Insects and other macroinvertebrates serve as indicators of the health of our rivers and streams. How does this work? Certain organisms require high levels of dissolved oxygen (found in clean, healthy streams) to survive, and others thrive in lower levels of dissolved oxygen (found in more polluted streams). So, by looking at the insects surviving in the ecosystem, we can determine the relative oxygen levels, and therefore the health of the system.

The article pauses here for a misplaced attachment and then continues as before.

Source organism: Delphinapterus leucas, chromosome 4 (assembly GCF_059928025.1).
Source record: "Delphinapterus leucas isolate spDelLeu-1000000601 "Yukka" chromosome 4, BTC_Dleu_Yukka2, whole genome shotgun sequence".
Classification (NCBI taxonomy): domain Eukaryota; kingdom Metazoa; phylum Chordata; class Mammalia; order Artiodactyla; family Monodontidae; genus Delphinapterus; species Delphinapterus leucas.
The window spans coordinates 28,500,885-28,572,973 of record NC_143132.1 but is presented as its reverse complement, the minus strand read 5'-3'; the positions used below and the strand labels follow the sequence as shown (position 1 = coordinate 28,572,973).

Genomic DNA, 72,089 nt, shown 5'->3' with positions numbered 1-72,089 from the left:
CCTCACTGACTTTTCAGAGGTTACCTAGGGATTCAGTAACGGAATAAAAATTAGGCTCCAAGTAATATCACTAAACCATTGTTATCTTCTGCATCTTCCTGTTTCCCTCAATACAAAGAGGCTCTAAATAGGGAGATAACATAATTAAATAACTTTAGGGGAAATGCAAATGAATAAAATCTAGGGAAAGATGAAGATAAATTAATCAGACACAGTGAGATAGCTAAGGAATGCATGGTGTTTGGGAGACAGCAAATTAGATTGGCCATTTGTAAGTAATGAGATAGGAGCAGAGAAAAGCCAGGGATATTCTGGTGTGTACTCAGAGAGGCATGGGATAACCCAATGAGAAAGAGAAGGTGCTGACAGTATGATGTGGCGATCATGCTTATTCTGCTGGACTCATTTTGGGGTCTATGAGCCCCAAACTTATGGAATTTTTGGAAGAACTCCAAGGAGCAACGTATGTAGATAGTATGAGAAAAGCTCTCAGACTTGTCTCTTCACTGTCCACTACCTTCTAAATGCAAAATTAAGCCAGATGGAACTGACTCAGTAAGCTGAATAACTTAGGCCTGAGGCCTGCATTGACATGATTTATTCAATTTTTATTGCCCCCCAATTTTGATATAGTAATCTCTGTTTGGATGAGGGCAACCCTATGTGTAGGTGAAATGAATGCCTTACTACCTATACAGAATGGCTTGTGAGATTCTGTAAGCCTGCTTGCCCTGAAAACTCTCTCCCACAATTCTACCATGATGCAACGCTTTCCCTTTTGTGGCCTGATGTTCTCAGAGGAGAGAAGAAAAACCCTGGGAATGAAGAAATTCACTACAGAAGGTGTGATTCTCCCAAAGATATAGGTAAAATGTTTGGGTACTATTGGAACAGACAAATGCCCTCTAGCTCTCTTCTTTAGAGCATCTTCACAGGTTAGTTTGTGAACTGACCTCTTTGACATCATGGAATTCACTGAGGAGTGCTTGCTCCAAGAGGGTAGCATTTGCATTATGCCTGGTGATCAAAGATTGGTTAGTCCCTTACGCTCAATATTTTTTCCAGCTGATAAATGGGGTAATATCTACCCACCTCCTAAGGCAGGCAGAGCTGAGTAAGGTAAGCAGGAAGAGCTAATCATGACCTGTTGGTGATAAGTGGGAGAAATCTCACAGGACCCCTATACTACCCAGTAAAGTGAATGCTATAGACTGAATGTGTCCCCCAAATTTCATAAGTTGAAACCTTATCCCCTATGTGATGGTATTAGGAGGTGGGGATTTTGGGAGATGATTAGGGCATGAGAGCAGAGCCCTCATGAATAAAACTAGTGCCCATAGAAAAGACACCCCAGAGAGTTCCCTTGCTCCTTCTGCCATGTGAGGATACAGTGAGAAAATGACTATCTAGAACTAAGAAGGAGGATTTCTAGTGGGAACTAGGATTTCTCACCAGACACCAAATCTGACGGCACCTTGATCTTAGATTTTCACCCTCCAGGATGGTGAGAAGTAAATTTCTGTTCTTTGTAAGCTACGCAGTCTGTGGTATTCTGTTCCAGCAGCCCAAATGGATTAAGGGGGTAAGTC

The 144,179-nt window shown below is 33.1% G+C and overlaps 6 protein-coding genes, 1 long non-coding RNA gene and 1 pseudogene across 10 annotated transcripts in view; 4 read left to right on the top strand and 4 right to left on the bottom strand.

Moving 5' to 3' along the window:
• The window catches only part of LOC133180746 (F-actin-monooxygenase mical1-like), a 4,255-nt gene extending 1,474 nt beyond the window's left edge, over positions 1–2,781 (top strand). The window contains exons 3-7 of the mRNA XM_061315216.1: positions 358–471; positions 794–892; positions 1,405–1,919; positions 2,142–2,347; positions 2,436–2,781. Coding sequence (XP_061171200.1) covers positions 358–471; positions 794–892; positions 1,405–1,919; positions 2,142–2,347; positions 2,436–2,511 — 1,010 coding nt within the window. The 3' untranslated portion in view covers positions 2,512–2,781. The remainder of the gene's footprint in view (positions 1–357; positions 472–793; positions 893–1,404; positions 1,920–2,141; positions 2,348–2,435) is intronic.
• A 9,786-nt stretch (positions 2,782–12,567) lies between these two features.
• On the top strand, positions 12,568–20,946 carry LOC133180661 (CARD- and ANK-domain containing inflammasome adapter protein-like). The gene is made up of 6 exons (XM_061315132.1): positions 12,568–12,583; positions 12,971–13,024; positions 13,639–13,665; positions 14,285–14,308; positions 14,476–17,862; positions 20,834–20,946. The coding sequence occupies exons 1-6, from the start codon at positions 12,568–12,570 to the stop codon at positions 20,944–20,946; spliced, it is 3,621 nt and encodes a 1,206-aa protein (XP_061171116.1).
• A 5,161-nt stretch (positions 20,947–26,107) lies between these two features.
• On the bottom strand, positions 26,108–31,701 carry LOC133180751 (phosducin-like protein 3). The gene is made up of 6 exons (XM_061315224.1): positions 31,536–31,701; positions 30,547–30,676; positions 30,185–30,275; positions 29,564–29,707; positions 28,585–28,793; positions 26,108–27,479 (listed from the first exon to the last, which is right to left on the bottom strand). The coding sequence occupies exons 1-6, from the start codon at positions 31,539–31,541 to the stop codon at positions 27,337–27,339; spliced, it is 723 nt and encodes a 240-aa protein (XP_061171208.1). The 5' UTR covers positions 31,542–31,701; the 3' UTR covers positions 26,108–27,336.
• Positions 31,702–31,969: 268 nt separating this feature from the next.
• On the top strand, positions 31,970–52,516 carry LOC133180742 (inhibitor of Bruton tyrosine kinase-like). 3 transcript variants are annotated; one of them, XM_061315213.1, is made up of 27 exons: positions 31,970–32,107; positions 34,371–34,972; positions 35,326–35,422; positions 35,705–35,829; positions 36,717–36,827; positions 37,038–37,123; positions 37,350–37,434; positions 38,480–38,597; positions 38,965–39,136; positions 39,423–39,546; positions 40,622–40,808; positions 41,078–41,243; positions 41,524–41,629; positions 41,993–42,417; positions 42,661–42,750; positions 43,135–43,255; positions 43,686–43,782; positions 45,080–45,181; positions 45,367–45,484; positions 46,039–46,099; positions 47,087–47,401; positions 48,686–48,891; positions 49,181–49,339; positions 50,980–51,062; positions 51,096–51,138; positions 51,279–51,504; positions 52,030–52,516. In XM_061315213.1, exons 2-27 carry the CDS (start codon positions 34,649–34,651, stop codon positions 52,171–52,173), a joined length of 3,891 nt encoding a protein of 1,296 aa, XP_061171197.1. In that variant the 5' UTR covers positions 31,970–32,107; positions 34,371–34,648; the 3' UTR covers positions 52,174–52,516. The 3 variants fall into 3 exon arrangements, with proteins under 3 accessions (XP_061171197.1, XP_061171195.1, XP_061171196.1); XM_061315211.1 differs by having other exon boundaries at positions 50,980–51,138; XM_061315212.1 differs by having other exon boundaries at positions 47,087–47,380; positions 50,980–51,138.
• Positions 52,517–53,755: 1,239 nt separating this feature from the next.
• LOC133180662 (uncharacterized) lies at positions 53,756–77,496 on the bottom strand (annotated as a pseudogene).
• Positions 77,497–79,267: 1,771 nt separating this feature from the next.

It is partially for this reason that insects are so important to the Indian River ecosystem in Sitka National Historical Park. This river depends upon the dynamic cycle of nutrients and energy being carried through its waters, and insects play a vital role in that process. Healthy streams especially have a diverse complement of mayflies, stoneflies, and caddisflies. Read further on below to learn about the main insects found in Indian River and the role they play in the health of our waterways!Click here for a list of Indian River Insects and other Macroinvertebrates and their Role (Functional Feeding Group) in the Stream Ecosystem